SALT LAKE CITY — Gov. Gary Herbert fired back Thursday at lawmakers who want to override his veto of a bill earmarking a share of sales taxes for road construction, calling it "bad policy."

He also said during his monthly news conference on KUED Ch. 7 that many legislators are having second thoughts about having made budget cuts that slated nine profitable state liquor stores for closure.

But the GOP governor downplayed his conflicts with the Republican-controlled Legislature, even though he faces re-election next year and has been called politically weak by a tea party organizer.

"That's part of the process," he said. "That's what the public wants. They want me to play my role. They want the Legislature to play their role. We're not rubber stamps for each other."

Kirk Jowers, head of the University of Utah's Hinckley Institute of Politics and an adviser to the governor, said the override session could help rather than hurt him with voters.

"It could be a great moment for Herbert to have taken a stand, a principled stand, in spite of the fact he was going to lose to the Legislature," Jowers said. "For Utah, it is high stakes, because it's relatively unseen."

Calling a rare override session and not having the votes to overturn the governor's veto would "could have huge repercussions" for lawmakers, Jowers said. "It'll probably impact some races and it will be great, obviously, for Gov. Herbert."

Legislative leaders announced this week they were holding a veto override session on May 6 on SB229, a bill passed by the 2011 Legislature that would set aside 30 percent of future sales tax revenues for road construction.

The state already spends about 17 percent of sales-tax revenues on transportation projects. The intent of the bill is to boost that total over time so that one-fourth of the sales taxes collected go to roads.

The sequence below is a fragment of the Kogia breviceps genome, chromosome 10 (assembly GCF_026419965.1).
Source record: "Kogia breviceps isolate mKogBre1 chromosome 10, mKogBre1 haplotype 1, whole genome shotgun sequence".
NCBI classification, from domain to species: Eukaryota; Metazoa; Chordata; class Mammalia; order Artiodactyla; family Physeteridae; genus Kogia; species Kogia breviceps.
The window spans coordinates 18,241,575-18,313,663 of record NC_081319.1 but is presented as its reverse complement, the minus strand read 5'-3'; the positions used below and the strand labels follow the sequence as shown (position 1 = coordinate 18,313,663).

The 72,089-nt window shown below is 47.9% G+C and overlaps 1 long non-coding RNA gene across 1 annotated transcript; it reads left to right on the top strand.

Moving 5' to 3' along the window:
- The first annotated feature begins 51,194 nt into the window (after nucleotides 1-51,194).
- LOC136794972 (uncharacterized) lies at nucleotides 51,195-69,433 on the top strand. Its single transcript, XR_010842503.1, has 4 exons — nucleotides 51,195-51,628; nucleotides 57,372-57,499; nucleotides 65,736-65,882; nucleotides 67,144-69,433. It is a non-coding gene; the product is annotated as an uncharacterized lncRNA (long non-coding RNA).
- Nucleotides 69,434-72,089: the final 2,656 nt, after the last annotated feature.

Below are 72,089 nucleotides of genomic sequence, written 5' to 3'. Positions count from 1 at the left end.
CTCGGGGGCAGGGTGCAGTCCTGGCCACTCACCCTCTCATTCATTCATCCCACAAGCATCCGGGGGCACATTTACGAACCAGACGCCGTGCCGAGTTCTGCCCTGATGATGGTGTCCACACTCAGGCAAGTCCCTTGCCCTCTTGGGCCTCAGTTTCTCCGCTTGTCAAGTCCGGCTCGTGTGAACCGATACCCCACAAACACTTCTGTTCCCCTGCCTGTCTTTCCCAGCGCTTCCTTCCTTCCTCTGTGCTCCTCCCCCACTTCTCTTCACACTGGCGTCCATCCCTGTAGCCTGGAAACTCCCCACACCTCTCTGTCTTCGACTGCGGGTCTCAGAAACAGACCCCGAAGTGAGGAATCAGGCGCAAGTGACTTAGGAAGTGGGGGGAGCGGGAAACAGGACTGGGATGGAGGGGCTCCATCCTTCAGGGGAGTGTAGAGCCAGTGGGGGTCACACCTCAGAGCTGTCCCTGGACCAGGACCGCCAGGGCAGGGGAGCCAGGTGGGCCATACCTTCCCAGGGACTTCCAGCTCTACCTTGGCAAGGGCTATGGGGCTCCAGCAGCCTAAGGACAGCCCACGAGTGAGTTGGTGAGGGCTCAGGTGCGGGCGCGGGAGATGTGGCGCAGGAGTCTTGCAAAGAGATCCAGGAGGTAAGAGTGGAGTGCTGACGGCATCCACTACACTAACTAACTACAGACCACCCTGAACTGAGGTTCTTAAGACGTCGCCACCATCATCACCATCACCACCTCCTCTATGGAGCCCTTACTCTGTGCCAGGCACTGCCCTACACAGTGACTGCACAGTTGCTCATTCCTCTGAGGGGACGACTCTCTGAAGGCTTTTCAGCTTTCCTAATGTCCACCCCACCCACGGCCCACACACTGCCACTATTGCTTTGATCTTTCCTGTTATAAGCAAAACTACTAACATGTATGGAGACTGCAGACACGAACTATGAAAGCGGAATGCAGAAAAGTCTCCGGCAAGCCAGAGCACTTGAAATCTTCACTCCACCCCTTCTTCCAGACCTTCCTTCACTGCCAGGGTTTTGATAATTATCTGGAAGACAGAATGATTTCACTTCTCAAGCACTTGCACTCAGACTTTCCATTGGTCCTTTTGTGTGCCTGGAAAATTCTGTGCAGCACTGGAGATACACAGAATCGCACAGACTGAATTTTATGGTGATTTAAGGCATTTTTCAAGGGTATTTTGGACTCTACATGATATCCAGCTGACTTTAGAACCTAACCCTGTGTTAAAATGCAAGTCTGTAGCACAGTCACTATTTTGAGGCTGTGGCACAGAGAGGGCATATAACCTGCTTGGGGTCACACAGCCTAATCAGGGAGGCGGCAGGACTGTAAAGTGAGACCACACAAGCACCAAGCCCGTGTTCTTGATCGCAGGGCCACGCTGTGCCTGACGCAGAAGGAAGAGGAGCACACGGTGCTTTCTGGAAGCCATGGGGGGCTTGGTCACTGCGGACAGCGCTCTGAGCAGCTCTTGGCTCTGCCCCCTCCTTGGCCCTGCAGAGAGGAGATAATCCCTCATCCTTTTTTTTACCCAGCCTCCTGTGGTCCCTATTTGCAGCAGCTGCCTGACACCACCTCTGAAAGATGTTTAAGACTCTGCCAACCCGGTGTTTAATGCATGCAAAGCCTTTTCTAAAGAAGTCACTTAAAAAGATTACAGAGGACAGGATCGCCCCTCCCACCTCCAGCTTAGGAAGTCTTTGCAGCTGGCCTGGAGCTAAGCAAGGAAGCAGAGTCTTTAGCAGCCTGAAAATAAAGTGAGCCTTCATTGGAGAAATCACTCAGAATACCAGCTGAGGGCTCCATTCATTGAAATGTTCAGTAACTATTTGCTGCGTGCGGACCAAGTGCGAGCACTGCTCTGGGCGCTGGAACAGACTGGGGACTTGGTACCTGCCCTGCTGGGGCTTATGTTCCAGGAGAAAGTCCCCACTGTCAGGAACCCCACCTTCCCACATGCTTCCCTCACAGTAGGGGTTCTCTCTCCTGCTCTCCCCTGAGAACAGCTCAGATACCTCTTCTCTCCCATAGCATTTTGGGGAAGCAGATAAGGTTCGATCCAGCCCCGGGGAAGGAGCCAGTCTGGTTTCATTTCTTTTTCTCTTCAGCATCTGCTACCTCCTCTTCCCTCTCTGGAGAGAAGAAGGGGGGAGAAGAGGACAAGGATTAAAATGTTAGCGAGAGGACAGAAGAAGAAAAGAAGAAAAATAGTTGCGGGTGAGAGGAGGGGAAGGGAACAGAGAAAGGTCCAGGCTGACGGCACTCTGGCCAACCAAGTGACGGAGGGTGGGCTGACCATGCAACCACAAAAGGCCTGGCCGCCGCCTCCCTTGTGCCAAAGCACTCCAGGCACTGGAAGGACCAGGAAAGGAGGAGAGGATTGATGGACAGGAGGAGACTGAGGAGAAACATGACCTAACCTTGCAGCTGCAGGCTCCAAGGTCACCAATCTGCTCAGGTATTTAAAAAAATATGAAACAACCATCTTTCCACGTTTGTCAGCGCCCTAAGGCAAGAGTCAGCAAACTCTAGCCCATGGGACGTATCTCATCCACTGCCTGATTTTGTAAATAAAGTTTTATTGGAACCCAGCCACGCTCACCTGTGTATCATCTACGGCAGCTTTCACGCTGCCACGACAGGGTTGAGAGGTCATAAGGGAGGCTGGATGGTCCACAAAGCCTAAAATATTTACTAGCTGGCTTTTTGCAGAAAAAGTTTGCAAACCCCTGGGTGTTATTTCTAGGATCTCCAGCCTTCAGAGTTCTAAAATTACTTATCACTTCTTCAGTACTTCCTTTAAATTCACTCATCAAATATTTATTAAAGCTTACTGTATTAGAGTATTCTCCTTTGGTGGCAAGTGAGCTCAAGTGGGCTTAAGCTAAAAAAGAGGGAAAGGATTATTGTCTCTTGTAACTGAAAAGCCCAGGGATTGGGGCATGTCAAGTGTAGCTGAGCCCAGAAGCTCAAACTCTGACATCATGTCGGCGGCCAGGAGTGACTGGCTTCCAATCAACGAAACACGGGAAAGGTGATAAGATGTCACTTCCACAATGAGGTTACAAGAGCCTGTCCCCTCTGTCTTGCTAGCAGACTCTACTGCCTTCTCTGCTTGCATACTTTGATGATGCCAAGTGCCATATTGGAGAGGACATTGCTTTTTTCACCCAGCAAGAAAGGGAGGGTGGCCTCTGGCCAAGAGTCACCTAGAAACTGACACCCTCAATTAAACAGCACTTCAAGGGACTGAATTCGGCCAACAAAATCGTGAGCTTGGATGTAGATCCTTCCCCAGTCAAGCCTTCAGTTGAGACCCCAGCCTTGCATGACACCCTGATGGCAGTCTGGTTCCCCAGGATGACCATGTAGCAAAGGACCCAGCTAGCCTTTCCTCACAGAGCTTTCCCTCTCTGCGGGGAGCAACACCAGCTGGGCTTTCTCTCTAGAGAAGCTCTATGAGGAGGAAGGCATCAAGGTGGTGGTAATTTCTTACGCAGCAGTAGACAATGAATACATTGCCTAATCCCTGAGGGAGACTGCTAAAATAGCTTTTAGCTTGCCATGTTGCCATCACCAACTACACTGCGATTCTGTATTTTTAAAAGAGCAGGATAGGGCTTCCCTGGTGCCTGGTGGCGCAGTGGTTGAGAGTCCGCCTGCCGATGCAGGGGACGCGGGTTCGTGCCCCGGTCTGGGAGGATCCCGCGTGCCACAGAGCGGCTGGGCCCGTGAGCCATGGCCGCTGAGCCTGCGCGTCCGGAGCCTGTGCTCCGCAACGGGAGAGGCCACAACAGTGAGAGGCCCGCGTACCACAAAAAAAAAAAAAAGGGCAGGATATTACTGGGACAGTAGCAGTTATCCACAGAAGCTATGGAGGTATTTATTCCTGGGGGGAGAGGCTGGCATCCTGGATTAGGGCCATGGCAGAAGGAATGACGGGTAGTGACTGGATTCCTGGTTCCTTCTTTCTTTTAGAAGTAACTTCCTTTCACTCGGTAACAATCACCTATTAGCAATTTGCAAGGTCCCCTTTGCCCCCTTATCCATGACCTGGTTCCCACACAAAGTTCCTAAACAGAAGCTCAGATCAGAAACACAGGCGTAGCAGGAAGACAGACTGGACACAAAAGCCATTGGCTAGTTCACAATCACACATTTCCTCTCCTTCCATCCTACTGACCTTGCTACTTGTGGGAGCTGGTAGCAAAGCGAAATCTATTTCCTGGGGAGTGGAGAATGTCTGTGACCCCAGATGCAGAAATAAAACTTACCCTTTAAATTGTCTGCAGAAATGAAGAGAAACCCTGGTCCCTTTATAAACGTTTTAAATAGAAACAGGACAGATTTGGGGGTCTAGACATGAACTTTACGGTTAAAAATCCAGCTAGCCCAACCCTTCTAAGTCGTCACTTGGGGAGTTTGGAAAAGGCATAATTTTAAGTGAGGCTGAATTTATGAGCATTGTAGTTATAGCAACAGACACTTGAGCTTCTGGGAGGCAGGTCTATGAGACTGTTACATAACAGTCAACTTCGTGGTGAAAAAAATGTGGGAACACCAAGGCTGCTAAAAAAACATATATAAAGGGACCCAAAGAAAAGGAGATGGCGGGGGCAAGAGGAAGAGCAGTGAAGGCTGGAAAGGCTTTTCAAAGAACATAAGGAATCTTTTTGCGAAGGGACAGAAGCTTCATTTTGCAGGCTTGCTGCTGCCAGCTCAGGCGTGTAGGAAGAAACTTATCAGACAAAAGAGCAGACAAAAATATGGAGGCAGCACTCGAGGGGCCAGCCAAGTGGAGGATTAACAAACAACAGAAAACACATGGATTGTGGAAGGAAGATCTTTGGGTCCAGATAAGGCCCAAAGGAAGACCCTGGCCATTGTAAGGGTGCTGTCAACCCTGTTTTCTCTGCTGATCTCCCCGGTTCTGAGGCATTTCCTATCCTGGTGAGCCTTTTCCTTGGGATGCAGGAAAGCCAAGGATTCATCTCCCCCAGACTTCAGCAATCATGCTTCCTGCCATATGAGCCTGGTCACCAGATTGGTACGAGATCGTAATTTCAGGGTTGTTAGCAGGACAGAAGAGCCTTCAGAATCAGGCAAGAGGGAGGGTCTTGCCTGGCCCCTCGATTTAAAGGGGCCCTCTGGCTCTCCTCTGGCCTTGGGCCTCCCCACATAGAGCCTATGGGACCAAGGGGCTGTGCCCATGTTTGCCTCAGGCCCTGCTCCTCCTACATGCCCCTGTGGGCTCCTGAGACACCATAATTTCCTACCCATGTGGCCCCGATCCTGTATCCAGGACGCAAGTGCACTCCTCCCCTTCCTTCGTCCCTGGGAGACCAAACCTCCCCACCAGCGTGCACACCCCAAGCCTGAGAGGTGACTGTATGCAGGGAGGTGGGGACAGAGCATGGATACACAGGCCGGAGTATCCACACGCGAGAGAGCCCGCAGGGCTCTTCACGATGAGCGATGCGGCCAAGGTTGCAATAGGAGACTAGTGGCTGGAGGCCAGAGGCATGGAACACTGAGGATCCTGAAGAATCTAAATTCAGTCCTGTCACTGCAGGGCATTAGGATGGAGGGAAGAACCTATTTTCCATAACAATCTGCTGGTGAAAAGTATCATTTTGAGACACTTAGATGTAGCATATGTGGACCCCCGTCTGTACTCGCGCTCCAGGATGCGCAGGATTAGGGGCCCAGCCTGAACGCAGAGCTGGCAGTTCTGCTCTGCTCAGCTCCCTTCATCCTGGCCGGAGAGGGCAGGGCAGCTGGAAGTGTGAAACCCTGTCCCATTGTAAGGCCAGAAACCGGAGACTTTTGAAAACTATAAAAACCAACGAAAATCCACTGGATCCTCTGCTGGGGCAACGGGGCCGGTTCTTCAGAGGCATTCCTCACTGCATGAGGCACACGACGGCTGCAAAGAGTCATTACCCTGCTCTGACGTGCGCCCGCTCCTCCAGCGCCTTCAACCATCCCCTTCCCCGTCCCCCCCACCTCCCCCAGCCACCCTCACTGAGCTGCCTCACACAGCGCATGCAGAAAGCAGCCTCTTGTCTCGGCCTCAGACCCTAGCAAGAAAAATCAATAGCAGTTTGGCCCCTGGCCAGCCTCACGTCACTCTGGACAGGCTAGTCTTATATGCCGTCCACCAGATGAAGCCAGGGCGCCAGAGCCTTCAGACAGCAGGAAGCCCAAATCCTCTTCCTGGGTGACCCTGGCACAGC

The governor said lawmakers were "just taking numbers out of the sky" without considering the impact on funding for other state needs, especially public and higher education.

"I just simply believe it's bad policy to earmark particularly this large a portion of our general fund budget to transportation," he said. "Earmarking one out of every four dollars potentially jeopardizes risking other priorities."

Herbert also dismissed talk by his fellow Republicans that without the set-aside, the gas tax would have to be hiked. A bill that would have raised the gas tax was defeated last session, but had it passed, the governor said he would have vetoed it, too.

"Our fragile economy right now, I think, would not warrant a gas tax increase," the governor said, noting his opposition to any tax increases. "It's not about a gas tax. I believe that's a red herring."

The call for an override session came after negotiations between the governor and legislative leaders failed to identify an acceptable alternative to the set-aside that could have been approved in a special session.

Herbert said he wasn't trying to avoid an override vote because that would be politically embarrassing. "No, not at all," he said. "What I want to have is good policy. If we can negotiate and get good policy, that's a good way to do it."

Senate President Michael Waddoups, R-Taylorsville, said helping a fellow Republican was "certainly one of the reasons" he attempted to come up with a compromise.

But Waddoups said Herbert can use the override "as a plus. It'll show that we have disagreements and he's his own man."

The Senate leader wasn't sure, though, how the vote will go.

"You're never confident of things like that until you take the vote," he said, acknowledging that if the session doesn't produce an override, lawmakers will be accused of wasting the $30,000 the session will cost.

Waddoups did praise the governor for coming up with a proposal to shift funds within the Department of Alcoholic Beverage Control to keep the nine liquor stores through next February.

"He can't do it if we tell him not to, but we didn't tell him not to," Waddoups said. "Let's give him credit. We're on the same team."

Herbert said he hopes the 2012 Legislature, which will be in session when the money runs out, will come up with a way to continue to fund the stores, which generate revenue for the state.

"I'm always the optimist," the governor said. "As I talked with many legislators, I think they didn't realize or think that when they cut the $2.2 million out of the DABC budget that would result in the closure of nine liquor stores that are profitable."

The governor was less enthusiastic about a proposal to privatize liquor sales, although he said the time was probably right to talk about the possibility.

"I think at the end of the day, for Utah, it's a public safety issue," Herbert told reporters after the taping. "We've had a good history, I think, of how we distribute alcohol."